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What is a guarantor home loan?

In Australia, guarantor home loans are mortgages where the applicant has a guarantor who will take responsibility for the home loan repayments should the applicant default. This may allow a borrower to buy property with a lower deposit and/or without having to pay Lender's Mortgage Insurance (LMI).

Guarantor home loans are sometimes considered an option for home buyers with bad credit, as they can help applicants who don’t meet standard eligibility criteria gain loan approval. When you're researching guarantor loans, remember that some lenders use different names for these loan products, such as ‘Family Pledge’, ‘Family Equity’, ‘Family Support’, ‘Family Guarantee’ and ‘Fast Track’. But whatever the name, they all refer to a security guarantee.

How do guarantor home loans work?

A guarantor is typically a parent or close family member of the applicant, using the value of the equity in their own home as additional security. The guarantor may agree to guarantee the full mortgage or may choose a limited guarantee that only covers part of the loan, such as just the deposit.

This may see a borrower with, say, a 5% deposit have a parent come on to the loan to guarantee another 15% of the property’s value against a security, such as the family home. By guaranteeing a home loan or a deposit against an existing asset, like the family home, this allows the home buyer to significantly boost their home loan application and increase their chances of approval.

 It’s important to note that taking out a guarantor home loan is a more time-consuming and complicated process than taking out an ordinary home loan. With an ordinary home loan, only the borrower needs to provide proof of identity, income, savings and assets, but with a guarantor home loan, the guarantor also has to take all of these steps.

The lender may conduct a valuation of the guarantor's property to confirm that they have sufficient equity to guarantee the loan. Also, the guarantor will have to provide a legal promise to pay off the mortgage if the primary borrower fails to do so. 

As the home owner begins to repay their mortgage, they typically will repay the portion that the guarantor has secured first. As per the above example, if the guarantor only helped with the deposit and the borrower repaid 15% of the home loan, then the guarantor may be released from financial obligation towards the mortgage.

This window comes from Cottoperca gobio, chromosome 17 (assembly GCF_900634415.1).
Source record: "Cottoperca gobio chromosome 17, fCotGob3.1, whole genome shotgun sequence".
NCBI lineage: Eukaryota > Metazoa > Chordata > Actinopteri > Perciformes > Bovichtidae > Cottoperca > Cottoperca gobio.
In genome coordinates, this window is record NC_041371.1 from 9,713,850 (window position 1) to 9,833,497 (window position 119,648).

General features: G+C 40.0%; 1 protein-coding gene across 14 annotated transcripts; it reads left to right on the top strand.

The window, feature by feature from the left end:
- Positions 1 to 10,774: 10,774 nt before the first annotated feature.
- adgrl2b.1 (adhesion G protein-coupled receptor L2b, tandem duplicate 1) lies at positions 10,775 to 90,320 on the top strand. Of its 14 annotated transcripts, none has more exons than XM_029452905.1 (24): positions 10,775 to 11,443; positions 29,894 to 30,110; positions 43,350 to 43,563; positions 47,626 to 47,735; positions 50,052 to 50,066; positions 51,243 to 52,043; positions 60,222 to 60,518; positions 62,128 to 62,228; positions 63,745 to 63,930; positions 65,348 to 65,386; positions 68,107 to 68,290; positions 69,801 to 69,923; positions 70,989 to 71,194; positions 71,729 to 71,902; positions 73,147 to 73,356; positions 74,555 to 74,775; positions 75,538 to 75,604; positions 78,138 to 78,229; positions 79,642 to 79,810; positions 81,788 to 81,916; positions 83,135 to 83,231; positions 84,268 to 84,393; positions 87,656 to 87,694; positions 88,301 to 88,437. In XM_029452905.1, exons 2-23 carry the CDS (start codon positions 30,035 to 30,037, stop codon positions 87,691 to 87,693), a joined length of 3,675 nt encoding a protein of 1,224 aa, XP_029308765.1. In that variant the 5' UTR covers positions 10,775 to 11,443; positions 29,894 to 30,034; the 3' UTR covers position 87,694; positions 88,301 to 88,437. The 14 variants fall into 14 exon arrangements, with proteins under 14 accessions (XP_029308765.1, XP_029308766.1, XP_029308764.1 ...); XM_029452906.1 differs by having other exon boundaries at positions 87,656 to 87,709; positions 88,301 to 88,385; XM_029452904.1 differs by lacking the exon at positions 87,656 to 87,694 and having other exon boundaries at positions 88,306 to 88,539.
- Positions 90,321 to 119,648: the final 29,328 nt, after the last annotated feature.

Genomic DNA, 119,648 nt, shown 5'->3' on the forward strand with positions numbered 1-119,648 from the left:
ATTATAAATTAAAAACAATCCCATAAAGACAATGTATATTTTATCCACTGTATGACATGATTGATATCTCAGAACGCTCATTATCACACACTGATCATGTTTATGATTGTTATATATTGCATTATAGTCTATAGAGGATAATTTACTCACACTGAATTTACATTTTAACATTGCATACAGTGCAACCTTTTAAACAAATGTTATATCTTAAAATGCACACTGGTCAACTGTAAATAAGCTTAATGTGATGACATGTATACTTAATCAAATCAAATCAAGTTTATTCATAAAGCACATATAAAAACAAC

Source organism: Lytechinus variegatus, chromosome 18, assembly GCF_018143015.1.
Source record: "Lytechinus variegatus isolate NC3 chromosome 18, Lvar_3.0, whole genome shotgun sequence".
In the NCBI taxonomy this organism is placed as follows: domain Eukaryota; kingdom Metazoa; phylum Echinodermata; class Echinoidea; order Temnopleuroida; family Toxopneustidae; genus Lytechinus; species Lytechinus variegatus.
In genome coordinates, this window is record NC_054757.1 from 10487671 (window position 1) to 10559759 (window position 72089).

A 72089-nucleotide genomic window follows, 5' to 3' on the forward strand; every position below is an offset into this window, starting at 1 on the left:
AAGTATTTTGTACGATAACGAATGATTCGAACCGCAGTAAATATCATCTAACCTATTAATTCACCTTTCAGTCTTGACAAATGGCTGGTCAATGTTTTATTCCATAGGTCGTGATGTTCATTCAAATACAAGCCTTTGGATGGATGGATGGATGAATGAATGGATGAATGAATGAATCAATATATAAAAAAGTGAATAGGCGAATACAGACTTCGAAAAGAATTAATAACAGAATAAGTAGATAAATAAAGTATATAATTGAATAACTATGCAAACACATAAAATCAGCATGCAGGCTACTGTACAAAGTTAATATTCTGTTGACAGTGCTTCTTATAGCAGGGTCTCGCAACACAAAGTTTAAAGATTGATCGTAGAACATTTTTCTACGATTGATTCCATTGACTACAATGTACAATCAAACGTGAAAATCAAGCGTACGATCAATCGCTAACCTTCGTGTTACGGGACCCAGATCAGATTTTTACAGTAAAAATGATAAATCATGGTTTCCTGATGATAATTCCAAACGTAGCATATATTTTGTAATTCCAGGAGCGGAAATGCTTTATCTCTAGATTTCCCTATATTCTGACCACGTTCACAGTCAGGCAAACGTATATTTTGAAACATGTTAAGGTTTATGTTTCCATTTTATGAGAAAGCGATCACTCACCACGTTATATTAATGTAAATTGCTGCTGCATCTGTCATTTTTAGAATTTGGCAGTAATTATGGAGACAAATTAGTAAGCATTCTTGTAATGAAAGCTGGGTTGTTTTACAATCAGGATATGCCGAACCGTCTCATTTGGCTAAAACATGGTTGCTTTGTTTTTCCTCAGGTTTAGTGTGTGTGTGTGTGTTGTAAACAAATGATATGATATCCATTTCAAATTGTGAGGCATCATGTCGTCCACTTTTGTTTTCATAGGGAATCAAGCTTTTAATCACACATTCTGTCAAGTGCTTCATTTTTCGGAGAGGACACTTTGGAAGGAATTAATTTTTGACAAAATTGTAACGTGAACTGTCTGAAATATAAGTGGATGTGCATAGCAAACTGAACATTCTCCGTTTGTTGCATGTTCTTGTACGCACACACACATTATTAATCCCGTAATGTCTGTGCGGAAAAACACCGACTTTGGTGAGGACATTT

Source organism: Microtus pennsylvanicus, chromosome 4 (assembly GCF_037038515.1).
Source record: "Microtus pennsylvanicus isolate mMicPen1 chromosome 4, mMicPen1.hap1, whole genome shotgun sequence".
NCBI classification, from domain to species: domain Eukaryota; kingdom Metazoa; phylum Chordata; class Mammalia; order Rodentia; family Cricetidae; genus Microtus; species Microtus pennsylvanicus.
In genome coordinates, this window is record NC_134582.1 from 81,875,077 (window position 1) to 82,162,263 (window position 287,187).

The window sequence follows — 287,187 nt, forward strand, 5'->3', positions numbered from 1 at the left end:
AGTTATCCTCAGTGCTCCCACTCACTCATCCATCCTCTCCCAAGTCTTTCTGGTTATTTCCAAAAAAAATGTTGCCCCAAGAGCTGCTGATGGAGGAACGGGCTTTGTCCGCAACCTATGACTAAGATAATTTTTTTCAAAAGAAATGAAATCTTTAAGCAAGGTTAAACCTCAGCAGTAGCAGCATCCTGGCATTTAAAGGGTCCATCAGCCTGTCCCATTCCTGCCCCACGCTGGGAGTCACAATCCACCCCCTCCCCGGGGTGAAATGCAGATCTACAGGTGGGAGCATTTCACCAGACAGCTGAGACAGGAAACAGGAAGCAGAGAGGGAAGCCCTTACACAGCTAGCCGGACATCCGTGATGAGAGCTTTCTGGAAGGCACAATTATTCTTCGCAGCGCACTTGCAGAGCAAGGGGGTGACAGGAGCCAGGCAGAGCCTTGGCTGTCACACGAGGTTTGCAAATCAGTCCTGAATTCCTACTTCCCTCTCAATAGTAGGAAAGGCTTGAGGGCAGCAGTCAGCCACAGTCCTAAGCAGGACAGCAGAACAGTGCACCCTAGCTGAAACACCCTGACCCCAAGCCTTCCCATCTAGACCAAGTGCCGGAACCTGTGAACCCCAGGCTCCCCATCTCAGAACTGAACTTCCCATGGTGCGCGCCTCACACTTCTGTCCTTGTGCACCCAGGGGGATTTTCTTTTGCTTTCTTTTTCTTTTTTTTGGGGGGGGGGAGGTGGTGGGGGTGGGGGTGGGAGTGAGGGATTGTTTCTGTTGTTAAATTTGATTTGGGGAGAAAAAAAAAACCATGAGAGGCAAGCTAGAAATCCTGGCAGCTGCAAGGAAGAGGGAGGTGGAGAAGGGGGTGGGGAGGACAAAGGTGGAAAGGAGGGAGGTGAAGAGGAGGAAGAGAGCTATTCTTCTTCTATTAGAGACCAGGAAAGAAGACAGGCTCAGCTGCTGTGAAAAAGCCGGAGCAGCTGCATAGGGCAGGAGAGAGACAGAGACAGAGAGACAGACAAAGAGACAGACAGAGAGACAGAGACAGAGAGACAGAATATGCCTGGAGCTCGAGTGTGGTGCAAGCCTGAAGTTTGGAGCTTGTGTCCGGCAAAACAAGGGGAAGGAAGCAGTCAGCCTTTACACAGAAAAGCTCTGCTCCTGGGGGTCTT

Who offers guarantor home loans?

There are a range of home loan lenders in the Australian market that offer guarantor options for home loans. Each lender will have their own set of eligibility criteria to meet, so it’s important that you read the terms and conditions and product disclosure statement before applying for a guarantor home loan.

Some popular guarantor home loans may include:

The rights and responsibilities of a home loan guarantor

If you’re considering going guarantor on a home loan, you’ll want to familiarise yourself with the rights and responsibilities of this role. It is not a financial decision to be taken lightly, and it’s important that you weigh up the pros and cons of the decision before proceeding. 

While it is primarily the responsibility of the applicant to make sure the home loan repayments are made on time, it is in the interest of the guarantor to ensure this happens. If the applicant defaults on the loan, the guarantor may be asked to help with repayments, and any collateral offered up as security may be seized.

Becoming a guarantor is a major decision so it pays to seek independent financial advice before you jump in, and try to answer these questions:

  1. How big is the guarantee that you are committing yourself to? Can you cover the ongoing mortgage payments if the borrower folds?
  2. What kind of property is the applicant purchasing? (if it’s an investment property, you’ll want some reassurance that it’s a desirable investment).
  3. When will you be liable to cough up money? Usually, banks and other lenders will proceed if the mortgage is in arrears for three to six months.
  4. Can the applicant comfortably service repayments if interest rates were to rise?
  5. How credible is the person that you are acting as guarantor for? One has to be brutally honest in answering this, especially if it involves your own son or daughter.

Who can act as a guarantor on a home loan?

Most banks only allow parents to be guarantors for home loans. Some will consider guarantees from immediate family members like siblings, grandparents, spouses, de facto partners, or adult children.

Close friends and workmates are usually not accepted. If your guarantor is someone other than your parents, you may have to meet other lending conditions to qualify as a borrower. 

What documentation does a guarantor need for a home loan?

You will need to provide standard identification and financial documentation when going guarantor on a home loan. If you’ve taken out a mortgage previously, the process should be familiar. The documentation you may require includes:

  • Personal identification, such as a driver’s licence or passport
  • Bank statements, tax returns and PAYG summaries.
  • Proof of employment or income, such as a payslip.
  • A valuation of your property, if being offered up as a security guarantee on the loan.

How to remove a guarantor from a home loan

You don't always need to repay the entire loan to remove a guarantor from your mortgage. In fact, to remove your guarantor from your home loan, you’ll generally just need to put yourself in a stronger financial position. This may mean making mortgage repayments for several years and building up enough equity to reduce your loan-to-value ratio (LVR) to 80% or less. Further, your credit history, income and employment will need to meet the lending criteria on your own.

As some home loan guarantors only assist in securing an applicant’s deposit up to the value of 20%, once you’ve repaid this portion of your home loan, then you should be able to speak with your lender about having the guarantor removed from the mortgage. You may also be able to refinance to a new lender (and potentially nab a lower rate home loan or more flexible loan by refinancing) at this point.